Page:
Before the arrival of soft drinks and other sugary, carbonated and energy drinks, Mexico had a culture of traditional beverages. Far from sodas, these are old concoctions (some dating back to Mesoamerican times) that have survived the test of time and modern imports. Refreshing, tasty, and unique to Mexico, here are five beverages everyone should taste and get to know.
Tepache is a fermented beverage with a very low alcohol content that is sold in various parts of CDMX. It is made with pineapple and piloncillo (unrefined cane sugar), which are left to ferment until they create a dark liquid with a sweet aroma and a deliciously sour aftertaste. Commonly used as an example in chemistry classes to explain the fermentation process, tepache is a tradition that refuses to die. Perfect to enjoy alongside tacos and other fried snacks, you’ll see it being sold from bicycles on the streets of the capital.
Aguas frescas and juices
Where there are juices, there are almost always aguas frescas, and vice versa. And, truth be told, in Mexico these drinks are an art form that continues to evolve each day. They offer remedies for fighting the flu to burning fat. Aguas frescas, literally ‘fresh water,” are a concept closely linked to Mexican cuisine and the abundance of ingredients available. Any fruit, nut, grain can be blended with water to serve up a refreshing and nutritious treat. My personal favorite – watermelon with lemon (blended with skin and all) and mint.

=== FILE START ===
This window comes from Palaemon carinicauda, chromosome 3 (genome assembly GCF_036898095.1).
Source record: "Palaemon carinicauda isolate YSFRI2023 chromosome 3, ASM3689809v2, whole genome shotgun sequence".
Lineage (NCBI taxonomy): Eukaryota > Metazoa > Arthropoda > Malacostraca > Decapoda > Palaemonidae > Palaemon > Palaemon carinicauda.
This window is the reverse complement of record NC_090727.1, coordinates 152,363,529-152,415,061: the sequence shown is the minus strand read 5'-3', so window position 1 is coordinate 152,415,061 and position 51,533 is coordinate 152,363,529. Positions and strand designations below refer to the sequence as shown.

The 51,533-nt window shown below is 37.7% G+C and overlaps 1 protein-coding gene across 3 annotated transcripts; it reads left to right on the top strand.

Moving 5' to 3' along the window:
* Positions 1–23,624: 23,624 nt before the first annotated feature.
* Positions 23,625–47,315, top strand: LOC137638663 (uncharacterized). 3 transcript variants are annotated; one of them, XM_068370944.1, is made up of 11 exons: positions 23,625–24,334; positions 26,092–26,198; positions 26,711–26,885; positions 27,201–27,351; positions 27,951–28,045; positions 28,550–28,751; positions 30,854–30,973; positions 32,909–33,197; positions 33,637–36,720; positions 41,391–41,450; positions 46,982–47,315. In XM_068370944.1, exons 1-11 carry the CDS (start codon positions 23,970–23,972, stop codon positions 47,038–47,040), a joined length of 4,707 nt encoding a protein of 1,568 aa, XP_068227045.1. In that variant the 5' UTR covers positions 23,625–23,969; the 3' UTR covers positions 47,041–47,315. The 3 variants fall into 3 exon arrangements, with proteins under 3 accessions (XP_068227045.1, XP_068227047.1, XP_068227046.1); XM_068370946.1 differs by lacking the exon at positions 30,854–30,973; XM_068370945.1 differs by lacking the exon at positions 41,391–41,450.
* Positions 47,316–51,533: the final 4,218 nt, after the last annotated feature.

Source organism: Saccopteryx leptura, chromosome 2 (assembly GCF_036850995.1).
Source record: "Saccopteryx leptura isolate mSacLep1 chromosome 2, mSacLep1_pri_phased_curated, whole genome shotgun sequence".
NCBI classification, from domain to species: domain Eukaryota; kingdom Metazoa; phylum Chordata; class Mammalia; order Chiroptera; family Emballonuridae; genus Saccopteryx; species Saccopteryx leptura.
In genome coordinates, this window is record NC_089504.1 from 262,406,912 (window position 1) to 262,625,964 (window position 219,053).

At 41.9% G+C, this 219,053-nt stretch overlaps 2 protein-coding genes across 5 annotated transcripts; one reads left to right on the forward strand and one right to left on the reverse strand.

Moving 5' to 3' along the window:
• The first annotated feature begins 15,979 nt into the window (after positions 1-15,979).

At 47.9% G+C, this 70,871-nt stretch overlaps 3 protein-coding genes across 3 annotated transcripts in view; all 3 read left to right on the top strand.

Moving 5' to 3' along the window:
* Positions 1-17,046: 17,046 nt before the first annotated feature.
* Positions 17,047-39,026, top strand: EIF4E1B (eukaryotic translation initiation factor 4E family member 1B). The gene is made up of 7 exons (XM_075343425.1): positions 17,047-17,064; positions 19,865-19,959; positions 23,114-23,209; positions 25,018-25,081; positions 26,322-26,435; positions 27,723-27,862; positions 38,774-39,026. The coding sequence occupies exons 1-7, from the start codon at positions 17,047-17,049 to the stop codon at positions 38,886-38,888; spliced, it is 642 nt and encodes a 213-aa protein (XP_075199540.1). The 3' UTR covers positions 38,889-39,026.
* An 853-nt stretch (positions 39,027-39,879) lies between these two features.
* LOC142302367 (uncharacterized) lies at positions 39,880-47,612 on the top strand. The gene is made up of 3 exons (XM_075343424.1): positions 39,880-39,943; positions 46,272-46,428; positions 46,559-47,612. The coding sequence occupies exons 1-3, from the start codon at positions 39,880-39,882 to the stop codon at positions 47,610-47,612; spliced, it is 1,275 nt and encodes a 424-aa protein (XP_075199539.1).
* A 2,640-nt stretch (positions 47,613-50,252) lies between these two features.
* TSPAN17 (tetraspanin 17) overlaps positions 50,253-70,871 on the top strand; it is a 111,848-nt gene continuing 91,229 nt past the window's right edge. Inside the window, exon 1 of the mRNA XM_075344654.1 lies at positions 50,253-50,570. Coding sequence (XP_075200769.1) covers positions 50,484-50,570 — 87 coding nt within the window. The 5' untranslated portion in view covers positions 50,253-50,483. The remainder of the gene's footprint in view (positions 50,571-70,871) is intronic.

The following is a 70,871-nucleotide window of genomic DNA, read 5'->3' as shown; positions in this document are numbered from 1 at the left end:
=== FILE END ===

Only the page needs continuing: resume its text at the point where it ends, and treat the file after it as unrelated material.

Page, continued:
Anyone who has visited Oaxaca may already know this pre-Hispanic drink, which is impressively refreshing and nutritious, although it might not seem so at first. It is made from corn, cocoa, and mamey pit, as well as other ingredients that vary depending on the region. It is light-bodied and served over ice, perfect for rehydrating after a long day in the sun.
Atole is undoubtedly the most well-known traditional beverage in Mexico. The name comes from Nahuatl, meaning watery, and its presence is mandatory alongside tamales. It is made by cooking corn in water sweetened with piloncillo or sugar. Although its best-known version is champurrado (with chocolate and cinnamon), the options for flavoring an atole are endless – vanilla, strawberry, mamey, walnut, and just about any other fruit or nut you can find in Mexico.
Although relatively unknown, chilate is a drink that, once you’ve tried, you’ll want it again and again. Typical of the coasts of Guerrero, the most common ingredients are ground cocoa, cinnamon, sugar, and rice. After roasting the cocoa, it is ground along with the rice and dissolved in ice water. To achieve its characteristic foam, it is served by pouring the liquid from a height of more than 50 cm. Though it may not seem like it, it’s not heavy and filling, but rather light and refreshing.